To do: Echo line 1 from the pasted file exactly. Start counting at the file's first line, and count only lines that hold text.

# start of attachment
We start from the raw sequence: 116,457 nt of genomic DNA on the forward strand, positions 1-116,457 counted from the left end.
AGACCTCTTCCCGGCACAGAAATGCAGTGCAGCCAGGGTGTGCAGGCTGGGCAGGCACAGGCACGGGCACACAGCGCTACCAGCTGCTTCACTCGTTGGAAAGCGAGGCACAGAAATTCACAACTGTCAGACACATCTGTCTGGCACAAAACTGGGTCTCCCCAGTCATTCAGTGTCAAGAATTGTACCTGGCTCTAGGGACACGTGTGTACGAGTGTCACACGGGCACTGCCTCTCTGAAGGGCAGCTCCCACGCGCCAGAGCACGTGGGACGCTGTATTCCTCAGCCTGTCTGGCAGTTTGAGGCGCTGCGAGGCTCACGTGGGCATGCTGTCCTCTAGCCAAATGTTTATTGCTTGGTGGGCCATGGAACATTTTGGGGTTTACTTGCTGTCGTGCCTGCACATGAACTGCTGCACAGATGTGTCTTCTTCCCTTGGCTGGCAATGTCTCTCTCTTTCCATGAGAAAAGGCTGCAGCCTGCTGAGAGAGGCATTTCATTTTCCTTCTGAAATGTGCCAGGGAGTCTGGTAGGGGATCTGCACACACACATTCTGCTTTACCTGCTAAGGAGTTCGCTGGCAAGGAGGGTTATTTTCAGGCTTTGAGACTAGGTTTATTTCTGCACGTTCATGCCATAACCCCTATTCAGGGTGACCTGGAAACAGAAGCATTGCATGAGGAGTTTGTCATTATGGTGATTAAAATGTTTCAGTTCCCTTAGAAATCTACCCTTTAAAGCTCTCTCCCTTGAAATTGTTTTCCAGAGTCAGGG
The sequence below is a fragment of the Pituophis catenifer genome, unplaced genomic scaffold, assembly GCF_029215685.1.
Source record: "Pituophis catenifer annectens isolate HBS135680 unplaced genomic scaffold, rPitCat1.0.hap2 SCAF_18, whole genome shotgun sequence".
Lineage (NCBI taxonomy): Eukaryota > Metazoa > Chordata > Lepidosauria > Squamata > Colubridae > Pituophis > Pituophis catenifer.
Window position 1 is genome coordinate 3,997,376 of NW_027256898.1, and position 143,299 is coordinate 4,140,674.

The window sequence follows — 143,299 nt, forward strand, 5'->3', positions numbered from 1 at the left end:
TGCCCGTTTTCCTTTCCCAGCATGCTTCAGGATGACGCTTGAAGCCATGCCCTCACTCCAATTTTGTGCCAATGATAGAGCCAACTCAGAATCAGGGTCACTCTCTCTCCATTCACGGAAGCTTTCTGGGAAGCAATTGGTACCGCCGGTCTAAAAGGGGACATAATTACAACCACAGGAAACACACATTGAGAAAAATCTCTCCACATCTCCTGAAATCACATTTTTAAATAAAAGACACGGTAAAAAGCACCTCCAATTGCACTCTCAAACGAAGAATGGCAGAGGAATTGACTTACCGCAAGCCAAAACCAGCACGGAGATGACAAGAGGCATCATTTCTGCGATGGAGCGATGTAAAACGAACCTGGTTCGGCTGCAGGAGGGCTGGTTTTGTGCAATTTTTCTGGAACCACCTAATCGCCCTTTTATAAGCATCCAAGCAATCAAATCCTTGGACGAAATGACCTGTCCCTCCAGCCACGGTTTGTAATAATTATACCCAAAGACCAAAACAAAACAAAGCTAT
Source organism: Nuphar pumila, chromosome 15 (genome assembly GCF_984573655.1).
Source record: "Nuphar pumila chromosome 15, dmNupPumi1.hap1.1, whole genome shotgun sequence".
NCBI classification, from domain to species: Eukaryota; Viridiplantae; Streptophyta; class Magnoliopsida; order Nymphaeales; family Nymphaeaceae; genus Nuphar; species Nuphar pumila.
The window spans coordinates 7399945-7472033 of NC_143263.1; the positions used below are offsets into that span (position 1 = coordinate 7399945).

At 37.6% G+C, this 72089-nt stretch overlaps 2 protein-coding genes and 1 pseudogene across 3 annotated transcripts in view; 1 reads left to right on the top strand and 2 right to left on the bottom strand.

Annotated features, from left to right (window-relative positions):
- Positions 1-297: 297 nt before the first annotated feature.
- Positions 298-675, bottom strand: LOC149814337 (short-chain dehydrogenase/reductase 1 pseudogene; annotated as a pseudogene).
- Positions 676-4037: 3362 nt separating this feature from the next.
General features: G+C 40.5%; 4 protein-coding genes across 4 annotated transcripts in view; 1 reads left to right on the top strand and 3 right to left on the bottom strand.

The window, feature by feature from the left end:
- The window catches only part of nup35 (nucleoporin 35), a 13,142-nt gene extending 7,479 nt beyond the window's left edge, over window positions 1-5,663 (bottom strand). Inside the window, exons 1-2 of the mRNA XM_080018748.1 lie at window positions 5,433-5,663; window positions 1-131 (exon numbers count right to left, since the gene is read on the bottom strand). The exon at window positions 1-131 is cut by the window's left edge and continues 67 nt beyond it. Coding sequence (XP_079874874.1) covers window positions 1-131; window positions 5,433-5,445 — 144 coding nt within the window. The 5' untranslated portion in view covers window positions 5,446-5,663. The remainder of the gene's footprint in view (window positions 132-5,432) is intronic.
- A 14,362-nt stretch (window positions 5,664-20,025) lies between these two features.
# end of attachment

We start from the raw sequence: 116,457 nt of genomic DNA on the forward strand, positions 1-116,457 counted from the left end.